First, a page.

One busy afternoon just before Christmas, one of our receptionists called to say that a man had come in who wanted to talk to someone immediately about an important religion story.

I walked downstairs to the lobby, where I met a man about my height but heavier, with long, slicked-back, salt-and-pepper hair and a salt-and-pepper beard. He was dressed in black from his jacket and shirt down to the pointed toes of his boots. In fact, he cut such a Mephistophelian figure that I shouldn’t have been surprised when we had sat down in the lobby’s only two chairs and he announced that he was Jesus Christ.

A number of questions began running through my mind, the first one being the question of why there was no guard at our lobby security desk. The second one was: How can I get this man out the front door? The third one was: OK, even if this guy isn’t Jesus, he’s still a human being toward whom, according to Christ’s second great commandment and the dictates of good customer relations, I have some obligations, so how can I meet those obligations gracefully and compassionately?

And — hey, I am a reporter — the fourth one was: What if he’s telling the truth?

“I see,” I said. “Have you always known that you were Jesus?”

“Found out about 10 years ago,” he said.

“And where were you when you found out?”

“I was in prison,” he said.

“No kidding. Where was that?”

“Butner,” he said. Butner, just northeast of Durham on Interstate 85, is the home of a well-known state mental hospital and a lesser-known federal prison and mental facility.

“Why were you there?”

“I beat a man up in Eden pretty bad” — Eden being the Rockingham County town, not the garden, I ascertained.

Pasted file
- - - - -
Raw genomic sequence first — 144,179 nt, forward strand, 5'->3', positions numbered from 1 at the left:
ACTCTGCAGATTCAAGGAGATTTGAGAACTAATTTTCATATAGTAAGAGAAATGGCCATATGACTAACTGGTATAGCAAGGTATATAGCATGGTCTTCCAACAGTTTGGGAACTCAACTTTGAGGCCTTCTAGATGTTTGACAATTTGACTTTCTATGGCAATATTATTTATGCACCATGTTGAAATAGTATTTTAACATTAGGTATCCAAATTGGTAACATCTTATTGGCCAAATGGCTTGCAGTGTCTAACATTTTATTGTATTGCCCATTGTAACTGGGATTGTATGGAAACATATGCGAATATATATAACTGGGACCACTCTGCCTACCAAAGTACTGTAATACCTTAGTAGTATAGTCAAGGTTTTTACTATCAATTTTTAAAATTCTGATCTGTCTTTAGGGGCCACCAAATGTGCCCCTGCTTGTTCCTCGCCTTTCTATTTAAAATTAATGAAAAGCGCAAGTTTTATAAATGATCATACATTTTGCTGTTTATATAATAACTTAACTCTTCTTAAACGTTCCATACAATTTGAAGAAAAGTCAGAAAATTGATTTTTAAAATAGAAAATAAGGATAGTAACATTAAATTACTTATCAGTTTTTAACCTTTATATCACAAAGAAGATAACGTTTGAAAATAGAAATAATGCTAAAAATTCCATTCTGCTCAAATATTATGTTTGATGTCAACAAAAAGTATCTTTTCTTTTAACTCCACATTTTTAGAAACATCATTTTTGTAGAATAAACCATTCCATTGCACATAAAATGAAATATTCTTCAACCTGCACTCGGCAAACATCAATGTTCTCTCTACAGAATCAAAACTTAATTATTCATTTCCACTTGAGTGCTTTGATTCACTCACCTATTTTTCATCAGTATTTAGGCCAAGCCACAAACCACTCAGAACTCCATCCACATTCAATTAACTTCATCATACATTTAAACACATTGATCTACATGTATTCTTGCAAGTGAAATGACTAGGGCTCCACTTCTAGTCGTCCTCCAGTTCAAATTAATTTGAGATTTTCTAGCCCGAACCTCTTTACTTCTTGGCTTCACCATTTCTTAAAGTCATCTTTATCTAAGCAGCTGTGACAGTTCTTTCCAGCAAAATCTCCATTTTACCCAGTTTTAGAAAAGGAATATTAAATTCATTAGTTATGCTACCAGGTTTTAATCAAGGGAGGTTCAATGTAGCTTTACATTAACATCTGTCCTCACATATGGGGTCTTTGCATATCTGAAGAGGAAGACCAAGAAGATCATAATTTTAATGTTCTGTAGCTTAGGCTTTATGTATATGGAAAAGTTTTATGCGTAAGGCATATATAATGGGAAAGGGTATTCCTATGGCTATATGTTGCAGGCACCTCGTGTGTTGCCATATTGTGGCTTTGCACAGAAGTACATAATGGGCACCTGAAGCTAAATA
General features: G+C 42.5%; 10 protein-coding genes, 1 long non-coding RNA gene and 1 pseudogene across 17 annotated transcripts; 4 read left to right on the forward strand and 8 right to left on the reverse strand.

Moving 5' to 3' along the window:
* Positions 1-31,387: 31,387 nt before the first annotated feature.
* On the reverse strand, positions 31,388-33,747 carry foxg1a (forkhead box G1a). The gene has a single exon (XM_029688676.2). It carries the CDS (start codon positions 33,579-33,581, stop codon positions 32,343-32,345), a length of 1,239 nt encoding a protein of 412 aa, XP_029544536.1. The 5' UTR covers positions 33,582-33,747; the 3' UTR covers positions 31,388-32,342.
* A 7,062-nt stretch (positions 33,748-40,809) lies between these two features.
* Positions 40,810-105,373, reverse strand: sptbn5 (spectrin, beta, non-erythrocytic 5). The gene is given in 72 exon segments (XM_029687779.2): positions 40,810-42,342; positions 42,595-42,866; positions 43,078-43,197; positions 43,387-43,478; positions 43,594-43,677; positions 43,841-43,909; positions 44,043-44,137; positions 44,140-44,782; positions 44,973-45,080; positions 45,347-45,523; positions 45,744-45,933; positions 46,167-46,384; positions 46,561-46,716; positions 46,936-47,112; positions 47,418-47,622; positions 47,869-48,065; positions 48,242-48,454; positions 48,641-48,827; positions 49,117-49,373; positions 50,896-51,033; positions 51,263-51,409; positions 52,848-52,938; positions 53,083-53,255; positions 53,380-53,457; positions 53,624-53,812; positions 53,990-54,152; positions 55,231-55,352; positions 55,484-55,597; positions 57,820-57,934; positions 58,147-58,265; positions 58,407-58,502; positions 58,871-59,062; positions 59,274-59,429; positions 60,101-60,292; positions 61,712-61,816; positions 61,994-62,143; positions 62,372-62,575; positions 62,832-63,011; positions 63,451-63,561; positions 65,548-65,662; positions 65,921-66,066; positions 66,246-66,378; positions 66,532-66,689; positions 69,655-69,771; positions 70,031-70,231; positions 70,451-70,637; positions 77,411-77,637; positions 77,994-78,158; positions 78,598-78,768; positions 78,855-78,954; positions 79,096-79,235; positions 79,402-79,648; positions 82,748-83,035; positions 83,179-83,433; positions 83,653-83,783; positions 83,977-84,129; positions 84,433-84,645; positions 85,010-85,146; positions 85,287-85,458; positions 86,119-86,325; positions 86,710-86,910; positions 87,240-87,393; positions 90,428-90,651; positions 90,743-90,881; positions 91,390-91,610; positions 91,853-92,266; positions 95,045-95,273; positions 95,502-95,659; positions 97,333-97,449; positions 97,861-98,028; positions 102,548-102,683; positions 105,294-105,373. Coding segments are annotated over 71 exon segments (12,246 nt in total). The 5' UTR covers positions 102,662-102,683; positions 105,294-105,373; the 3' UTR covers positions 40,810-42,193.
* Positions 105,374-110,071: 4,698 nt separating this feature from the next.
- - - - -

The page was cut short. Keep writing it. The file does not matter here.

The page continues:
“But you didn’t yet know you were Jesus when you did that?”

“That’s right,” he said. “I wouldn’t do that now, of course.”

“Well, if you are Jesus, that’s obviously a big story,” I told him. “But see, we’ve got a problem. We’ve got to convince my editors. We can’t just write a story saying that you’re Jesus. We need proof. Now, the Bible says there will be signs and wonders to accompany the return of Christ. Got any of that?”

No, he said. He couldn’t really prove he was Jesus.

“OK, as Jesus Christ, what is it you’re here to do? Anything in particular?”

“Judge the world,” he said, shifting a bit in his chair. As he did, I realized there was some kind of bulge under his jacket near the left armpit, and what had been a mild situation suddenly felt threatening.

Was it a gun? I couldn’t tell. But now, in addition to my obligations to this man, I had other obligations, namely protecting my co-workers — two receptionists were behind the desk nearby, and other people were walking casually through the lobby — and myself.

I gauged the distance between my left hand and the flowerpot on the table between us. I gauged the angle. And I resolved that if his right hand so much as twitched toward his jacket, I was going to smash that flowerpot against his temple as hard as I could.

“Judge the world,” I repeated. “And how are you going to do that?” He looked confused, so I added, “I mean, are you going to judge the world collectively or individually? Everybody at once or one person at a time?”

“Oh, one person at a time,” he said. “That seems fairest.”

“Well, won’t that take a long time?”

“Yeah,” he said. “But I’ve got a long time.”

Whom would he start with? He wasn’t sure. When would he start? He wasn’t sure about that either.

We talked about 10 minutes more, and I kept steering the conversation back to the point that unless we had some kind of objective proof that he was Jesus, the News & Record wouldn’t be doing a story about him. He wasn’t terribly unhappy about that, but he wasn’t taking the hint, either, and there still was no security guard.